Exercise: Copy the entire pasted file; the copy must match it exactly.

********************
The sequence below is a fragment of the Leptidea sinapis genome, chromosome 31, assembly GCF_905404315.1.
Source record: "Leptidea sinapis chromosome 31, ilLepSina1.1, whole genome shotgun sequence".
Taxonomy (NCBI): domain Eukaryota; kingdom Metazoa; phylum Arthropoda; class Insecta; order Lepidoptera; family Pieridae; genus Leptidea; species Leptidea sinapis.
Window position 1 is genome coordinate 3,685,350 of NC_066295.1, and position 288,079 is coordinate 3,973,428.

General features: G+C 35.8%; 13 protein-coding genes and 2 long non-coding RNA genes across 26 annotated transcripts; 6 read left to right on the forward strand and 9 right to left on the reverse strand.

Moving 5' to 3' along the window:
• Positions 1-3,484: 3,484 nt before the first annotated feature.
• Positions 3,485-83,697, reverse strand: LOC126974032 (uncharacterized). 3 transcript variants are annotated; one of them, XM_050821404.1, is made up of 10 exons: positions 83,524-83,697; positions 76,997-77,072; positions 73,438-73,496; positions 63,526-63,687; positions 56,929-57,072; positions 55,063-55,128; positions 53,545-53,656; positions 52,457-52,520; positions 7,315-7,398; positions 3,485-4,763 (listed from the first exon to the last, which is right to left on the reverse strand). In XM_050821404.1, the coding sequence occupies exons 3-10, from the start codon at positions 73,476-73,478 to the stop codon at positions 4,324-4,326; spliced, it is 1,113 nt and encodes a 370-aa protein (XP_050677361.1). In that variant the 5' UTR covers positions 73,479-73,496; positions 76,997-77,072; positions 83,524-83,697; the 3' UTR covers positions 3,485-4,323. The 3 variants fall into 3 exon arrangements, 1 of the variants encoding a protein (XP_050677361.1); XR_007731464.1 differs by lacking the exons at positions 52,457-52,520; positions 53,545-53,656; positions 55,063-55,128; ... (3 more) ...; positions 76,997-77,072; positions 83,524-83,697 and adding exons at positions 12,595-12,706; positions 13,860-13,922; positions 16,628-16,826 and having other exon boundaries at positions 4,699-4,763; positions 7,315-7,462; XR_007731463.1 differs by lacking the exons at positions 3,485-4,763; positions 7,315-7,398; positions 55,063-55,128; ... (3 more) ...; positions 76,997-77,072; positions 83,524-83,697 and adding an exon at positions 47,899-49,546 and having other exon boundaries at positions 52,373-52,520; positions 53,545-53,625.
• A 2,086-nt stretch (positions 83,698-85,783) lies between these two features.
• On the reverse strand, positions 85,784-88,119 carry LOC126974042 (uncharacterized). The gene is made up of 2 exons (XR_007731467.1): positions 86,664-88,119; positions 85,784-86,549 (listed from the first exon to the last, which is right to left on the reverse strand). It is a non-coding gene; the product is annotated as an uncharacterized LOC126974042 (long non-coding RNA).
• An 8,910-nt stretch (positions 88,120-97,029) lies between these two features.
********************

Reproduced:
The sequence below is a fragment of the Leptidea sinapis genome, chromosome 31, assembly GCF_905404315.1.
Source record: "Leptidea sinapis chromosome 31, ilLepSina1.1, whole genome shotgun sequence".
Taxonomy (NCBI): domain Eukaryota; kingdom Metazoa; phylum Arthropoda; class Insecta; order Lepidoptera; family Pieridae; genus Leptidea; species Leptidea sinapis.
Window position 1 is genome coordinate 3,685,350 of NC_066295.1, and position 288,079 is coordinate 3,973,428.

General features: G+C 35.8%; 13 protein-coding genes and 2 long non-coding RNA genes across 26 annotated transcripts; 6 read left to right on the forward strand and 9 right to left on the reverse strand.

Moving 5' to 3' along the window:
• Positions 1-3,484: 3,484 nt before the first annotated feature.
• Positions 3,485-83,697, reverse strand: LOC126974032 (uncharacterized). 3 transcript variants are annotated; one of them, XM_050821404.1, is made up of 10 exons: positions 83,524-83,697; positions 76,997-77,072; positions 73,438-73,496; positions 63,526-63,687; positions 56,929-57,072; positions 55,063-55,128; positions 53,545-53,656; positions 52,457-52,520; positions 7,315-7,398; positions 3,485-4,763 (listed from the first exon to the last, which is right to left on the reverse strand). In XM_050821404.1, the coding sequence occupies exons 3-10, from the start codon at positions 73,476-73,478 to the stop codon at positions 4,324-4,326; spliced, it is 1,113 nt and encodes a 370-aa protein (XP_050677361.1). In that variant the 5' UTR covers positions 73,479-73,496; positions 76,997-77,072; positions 83,524-83,697; the 3' UTR covers positions 3,485-4,323. The 3 variants fall into 3 exon arrangements, 1 of the variants encoding a protein (XP_050677361.1); XR_007731464.1 differs by lacking the exons at positions 52,457-52,520; positions 53,545-53,656; positions 55,063-55,128; ... (3 more) ...; positions 76,997-77,072; positions 83,524-83,697 and adding exons at positions 12,595-12,706; positions 13,860-13,922; positions 16,628-16,826 and having other exon boundaries at positions 4,699-4,763; positions 7,315-7,462; XR_007731463.1 differs by lacking the exons at positions 3,485-4,763; positions 7,315-7,398; positions 55,063-55,128; ... (3 more) ...; positions 76,997-77,072; positions 83,524-83,697 and adding an exon at positions 47,899-49,546 and having other exon boundaries at positions 52,373-52,520; positions 53,545-53,625.
• A 2,086-nt stretch (positions 83,698-85,783) lies between these two features.
• On the reverse strand, positions 85,784-88,119 carry LOC126974042 (uncharacterized). The gene is made up of 2 exons (XR_007731467.1): positions 86,664-88,119; positions 85,784-86,549 (listed from the first exon to the last, which is right to left on the reverse strand). It is a non-coding gene; the product is annotated as an uncharacterized LOC126974042 (long non-coding RNA).
• An 8,910-nt stretch (positions 88,120-97,029) lies between these two features.